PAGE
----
"I'm swinging the bat, running, riding the bike, I'm doing well," Jones said Friday night in San Francisco. "It's almost eight weeks out and it couldn't be any better. I feel like I could go out there and play right now. The reality is the doctors aren't going to let me do that."
Jones, 38, is inactive for the postseason and will not recover in time to play in the NL Championship Series or the World Series, if the Braves are fortunate enough to ascend that far. On Aug. 14, he had arthroscopic surgery to repair a partially torn anterior cruciate ligament and damaged cartilage in the same knee he had repaired 16 years ago as a rookie.
Though the ACL surgery was certainly more invasive back then, recovery time is still six months or more.
"It's the second time I've been through it, and there's nothing you can do to speed up the recovery time," Jones said.
But next spring, he knows what he's going to do.
"If the knee is sound, I'm going to play," Jones said. "If not, I'll take some time to get it ready and see what happens after that."
Jones has the luxury of time and will be paid handsomely to continue rehab. He has two years remaining on his current three-year contract and is guaranteed $13 million each for 2011 and '12. Those are the financial numbers accorded a switch-hitter who has compiled possible Hall of Fame stats: 436 homers, 1,491 RBIs, a .306 batting average and a .405 on-base percentage.
But he hasn't played in more than 134 games during a single season since 2004. And this year, the injury occurred at Houston when Jones fielded Hunter Pence's grounder near third base. Jones jumped in the air while throwing out Pence at first, but then collapsed to the ground in foul territory.
Jones had previously pondered retiring at the conclusion of the season, but changed his mind after sustaining the injury. A career Brave with the longest tenure of any player on the club, this is not the way he wants to go out.
"I don't," he said. "I don't want the last memory of me to be laying out behind third base. On top of that, I was playing really well and I was swinging the bat really well. I was healthy and I was running the bases good. My frame of mind was really focused. I just want to keep going."
Jones played in every playoff series for the Braves -- 20 of them -- from 1995 to 2005. He was in the starting lineup for three World Series, including Atlanta's '95 victory over the Indians in six games, which was the club's only such title of the Bobby Cox era.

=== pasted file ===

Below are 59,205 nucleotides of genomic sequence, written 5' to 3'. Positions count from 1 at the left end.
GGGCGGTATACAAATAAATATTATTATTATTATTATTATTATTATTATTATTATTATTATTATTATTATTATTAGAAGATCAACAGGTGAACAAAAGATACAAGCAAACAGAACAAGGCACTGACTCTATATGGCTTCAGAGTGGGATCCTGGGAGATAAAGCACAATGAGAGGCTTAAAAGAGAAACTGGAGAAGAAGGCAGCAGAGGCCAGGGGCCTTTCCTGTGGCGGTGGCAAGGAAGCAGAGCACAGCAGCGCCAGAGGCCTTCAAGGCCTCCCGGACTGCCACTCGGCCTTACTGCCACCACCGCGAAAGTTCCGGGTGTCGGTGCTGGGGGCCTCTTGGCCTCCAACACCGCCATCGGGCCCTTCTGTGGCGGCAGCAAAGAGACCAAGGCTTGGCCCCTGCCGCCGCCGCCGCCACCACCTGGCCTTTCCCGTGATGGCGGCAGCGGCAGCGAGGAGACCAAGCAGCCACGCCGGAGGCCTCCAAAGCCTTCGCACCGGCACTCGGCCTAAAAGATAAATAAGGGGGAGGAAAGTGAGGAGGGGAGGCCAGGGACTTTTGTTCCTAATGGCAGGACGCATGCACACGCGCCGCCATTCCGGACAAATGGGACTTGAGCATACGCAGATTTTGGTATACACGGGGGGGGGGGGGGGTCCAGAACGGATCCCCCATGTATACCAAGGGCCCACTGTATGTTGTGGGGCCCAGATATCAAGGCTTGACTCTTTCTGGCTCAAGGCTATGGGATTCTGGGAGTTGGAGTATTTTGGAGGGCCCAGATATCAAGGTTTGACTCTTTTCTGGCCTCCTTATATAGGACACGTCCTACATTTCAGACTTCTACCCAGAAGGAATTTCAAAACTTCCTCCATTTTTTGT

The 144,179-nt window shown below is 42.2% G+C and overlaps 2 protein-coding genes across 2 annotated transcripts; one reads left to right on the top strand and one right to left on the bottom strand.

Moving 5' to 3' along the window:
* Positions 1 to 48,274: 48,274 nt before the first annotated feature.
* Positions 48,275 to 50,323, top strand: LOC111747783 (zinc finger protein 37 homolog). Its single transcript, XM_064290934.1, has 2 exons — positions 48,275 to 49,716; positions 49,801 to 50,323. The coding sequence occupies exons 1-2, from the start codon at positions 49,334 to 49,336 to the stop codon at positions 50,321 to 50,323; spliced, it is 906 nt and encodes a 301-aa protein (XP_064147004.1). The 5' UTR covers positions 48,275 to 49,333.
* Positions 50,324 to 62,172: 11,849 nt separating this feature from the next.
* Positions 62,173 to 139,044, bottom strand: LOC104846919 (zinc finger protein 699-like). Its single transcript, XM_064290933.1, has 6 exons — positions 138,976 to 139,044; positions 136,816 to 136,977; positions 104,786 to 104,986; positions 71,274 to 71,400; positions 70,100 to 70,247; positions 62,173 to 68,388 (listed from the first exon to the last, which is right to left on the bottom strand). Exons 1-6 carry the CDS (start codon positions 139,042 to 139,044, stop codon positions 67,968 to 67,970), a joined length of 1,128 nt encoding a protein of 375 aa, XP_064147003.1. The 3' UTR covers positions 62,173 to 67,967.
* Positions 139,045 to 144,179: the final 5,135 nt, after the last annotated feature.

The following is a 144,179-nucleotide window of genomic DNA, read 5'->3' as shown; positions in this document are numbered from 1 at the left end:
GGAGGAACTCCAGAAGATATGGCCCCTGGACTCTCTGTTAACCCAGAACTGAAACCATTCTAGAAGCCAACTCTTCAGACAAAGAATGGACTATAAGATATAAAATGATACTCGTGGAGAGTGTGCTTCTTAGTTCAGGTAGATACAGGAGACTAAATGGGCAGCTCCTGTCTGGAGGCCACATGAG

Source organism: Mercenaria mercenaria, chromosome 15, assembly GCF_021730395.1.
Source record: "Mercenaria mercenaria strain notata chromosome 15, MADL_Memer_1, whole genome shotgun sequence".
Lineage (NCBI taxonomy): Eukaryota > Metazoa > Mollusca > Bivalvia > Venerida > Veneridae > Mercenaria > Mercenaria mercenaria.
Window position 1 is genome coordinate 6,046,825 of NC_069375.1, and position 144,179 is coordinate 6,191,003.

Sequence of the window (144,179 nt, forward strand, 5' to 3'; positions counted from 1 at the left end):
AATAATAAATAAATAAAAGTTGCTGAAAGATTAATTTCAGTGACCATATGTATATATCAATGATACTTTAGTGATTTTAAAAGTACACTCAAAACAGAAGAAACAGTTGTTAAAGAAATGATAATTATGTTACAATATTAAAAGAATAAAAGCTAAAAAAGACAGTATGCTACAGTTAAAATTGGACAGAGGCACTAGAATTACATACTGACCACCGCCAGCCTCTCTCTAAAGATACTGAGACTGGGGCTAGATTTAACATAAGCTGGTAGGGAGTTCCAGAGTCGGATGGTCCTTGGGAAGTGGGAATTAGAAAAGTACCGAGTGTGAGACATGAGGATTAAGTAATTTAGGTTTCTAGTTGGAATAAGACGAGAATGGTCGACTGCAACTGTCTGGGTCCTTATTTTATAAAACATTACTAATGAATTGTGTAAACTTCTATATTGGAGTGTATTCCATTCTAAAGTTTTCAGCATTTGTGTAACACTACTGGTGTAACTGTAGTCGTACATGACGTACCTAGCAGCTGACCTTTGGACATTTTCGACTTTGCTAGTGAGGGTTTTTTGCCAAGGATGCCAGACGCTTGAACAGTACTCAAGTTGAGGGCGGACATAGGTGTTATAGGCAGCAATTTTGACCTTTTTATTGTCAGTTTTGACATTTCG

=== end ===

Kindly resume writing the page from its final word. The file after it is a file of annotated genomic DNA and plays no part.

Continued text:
Cox, now 69, is retiring as manager -- win or lose -- when this postseason ends. Jones hopes he'll have as a good a rapport with the new manager and will be given some leeway if he's not physically capable of making it back by the spring.
Otherwise this October, Jones must be content with simply cheerleading from an unaccustomed seat on the bench. It hasn't been easy.
"This is torture," he said. "You look at the game [on Thursday night] and that's a perfect example. It's a 1-0 game. So you think that at some point in the game in four at bats, you're going to do something offensively. If there's a play at third, there's always a question. All these things factor in, especially when you have the capability or making the big play or generating the big hit."
On Friday in the 10th inning was another one of those moments. The Giants had the bases loaded with one out in a 4-4 tie with Buster Posey at the plate. Posey grounded a shot to Troy Glaus, who was a one-inning defensive replacement at third base.
Glaus could have gone to the plate to force out the possible winning run. He could have stepped on third and thrown across the diamond for the double play. Instead, he threw to second for what turned out to be a more difficult twin killing that ended the inning. Rick Ankiel homered in the top of the 11th to give the Braves a series-tying 5-4 win.
Jones said he held his breath as the play evolved.
"When [Posey] hit it, I didn't even know [Glaus] was in the game," Jones said. "Then I realized that it was Troy. He made a decent throw and we got the double play. It was fun to see his reaction. He looked like he was about to heave. I know everybody wanted him to take the sure thing and go home, but so many things can go wrong on that home to first double play. In hindsight, I still think he did the right thing."
Jones is also doing the right thing. There's nothing wrong with him taking the time to see how his recovery evolves. At his current pace, by Spring Training, Jones should have a real clue whether he's capable of playing again.